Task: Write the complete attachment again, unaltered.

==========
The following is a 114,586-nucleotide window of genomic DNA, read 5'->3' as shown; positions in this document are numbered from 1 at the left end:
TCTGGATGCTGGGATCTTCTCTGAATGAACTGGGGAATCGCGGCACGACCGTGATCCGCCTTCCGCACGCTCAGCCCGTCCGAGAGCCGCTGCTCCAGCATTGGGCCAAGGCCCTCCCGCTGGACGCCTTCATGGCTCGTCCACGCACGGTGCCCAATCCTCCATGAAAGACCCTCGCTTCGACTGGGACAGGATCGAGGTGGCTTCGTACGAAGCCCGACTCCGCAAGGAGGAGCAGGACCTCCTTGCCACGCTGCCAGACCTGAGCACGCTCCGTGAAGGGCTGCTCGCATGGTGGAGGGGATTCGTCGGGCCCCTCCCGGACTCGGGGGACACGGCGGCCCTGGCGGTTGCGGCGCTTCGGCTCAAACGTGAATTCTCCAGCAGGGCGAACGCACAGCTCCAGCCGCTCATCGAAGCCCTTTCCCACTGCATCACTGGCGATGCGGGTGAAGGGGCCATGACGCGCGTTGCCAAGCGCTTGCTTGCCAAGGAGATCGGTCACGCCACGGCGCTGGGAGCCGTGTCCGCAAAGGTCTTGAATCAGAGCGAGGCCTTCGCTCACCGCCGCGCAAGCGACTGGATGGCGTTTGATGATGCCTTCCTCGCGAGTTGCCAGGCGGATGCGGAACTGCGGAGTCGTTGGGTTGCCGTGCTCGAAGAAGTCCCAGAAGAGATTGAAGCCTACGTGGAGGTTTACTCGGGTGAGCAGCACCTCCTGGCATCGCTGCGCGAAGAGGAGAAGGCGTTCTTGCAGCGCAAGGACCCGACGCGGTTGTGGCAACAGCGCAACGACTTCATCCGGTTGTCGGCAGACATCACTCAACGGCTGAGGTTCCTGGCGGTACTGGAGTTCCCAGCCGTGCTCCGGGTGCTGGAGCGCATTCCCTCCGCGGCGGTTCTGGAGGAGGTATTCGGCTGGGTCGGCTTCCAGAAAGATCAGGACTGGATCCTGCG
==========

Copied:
The following is a 114,586-nucleotide window of genomic DNA, read 5'->3' as shown; positions in this document are numbered from 1 at the left end:
TCTGGATGCTGGGATCTTCTCTGAATGAACTGGGGAATCGCGGCACGACCGTGATCCGCCTTCCGCACGCTCAGCCCGTCCGAGAGCCGCTGCTCCAGCATTGGGCCAAGGCCCTCCCGCTGGACGCCTTCATGGCTCGTCCACGCACGGTGCCCAATCCTCCATGAAAGACCCTCGCTTCGACTGGGACAGGATCGAGGTGGCTTCGTACGAAGCCCGACTCCGCAAGGAGGAGCAGGACCTCCTTGCCACGCTGCCAGACCTGAGCACGCTCCGTGAAGGGCTGCTCGCATGGTGGAGGGGATTCGTCGGGCCCCTCCCGGACTCGGGGGACACGGCGGCCCTGGCGGTTGCGGCGCTTCGGCTCAAACGTGAATTCTCCAGCAGGGCGAACGCACAGCTCCAGCCGCTCATCGAAGCCCTTTCCCACTGCATCACTGGCGATGCGGGTGAAGGGGCCATGACGCGCGTTGCCAAGCGCTTGCTTGCCAAGGAGATCGGTCACGCCACGGCGCTGGGAGCCGTGTCCGCAAAGGTCTTGAATCAGAGCGAGGCCTTCGCTCACCGCCGCGCAAGCGACTGGATGGCGTTTGATGATGCCTTCCTCGCGAGTTGCCAGGCGGATGCGGAACTGCGGAGTCGTTGGGTTGCCGTGCTCGAAGAAGTCCCAGAAGAGATTGAAGCCTACGTGGAGGTTTACTCGGGTGAGCAGCACCTCCTGGCATCGCTGCGCGAAGAGGAGAAGGCGTTCTTGCAGCGCAAGGACCCGACGCGGTTGTGGCAACAGCGCAACGACTTCATCCGGTTGTCGGCAGACATCACTCAACGGCTGAGGTTCCTGGCGGTACTGGAGTTCCCAGCCGTGCTCCGGGTGCTGGAGCGCATTCCCTCCGCGGCGGTTCTGGAGGAGGTATTCGGCTGGGTCGGCTTCCAGAAAGATCAGGACTGGATCCTGCG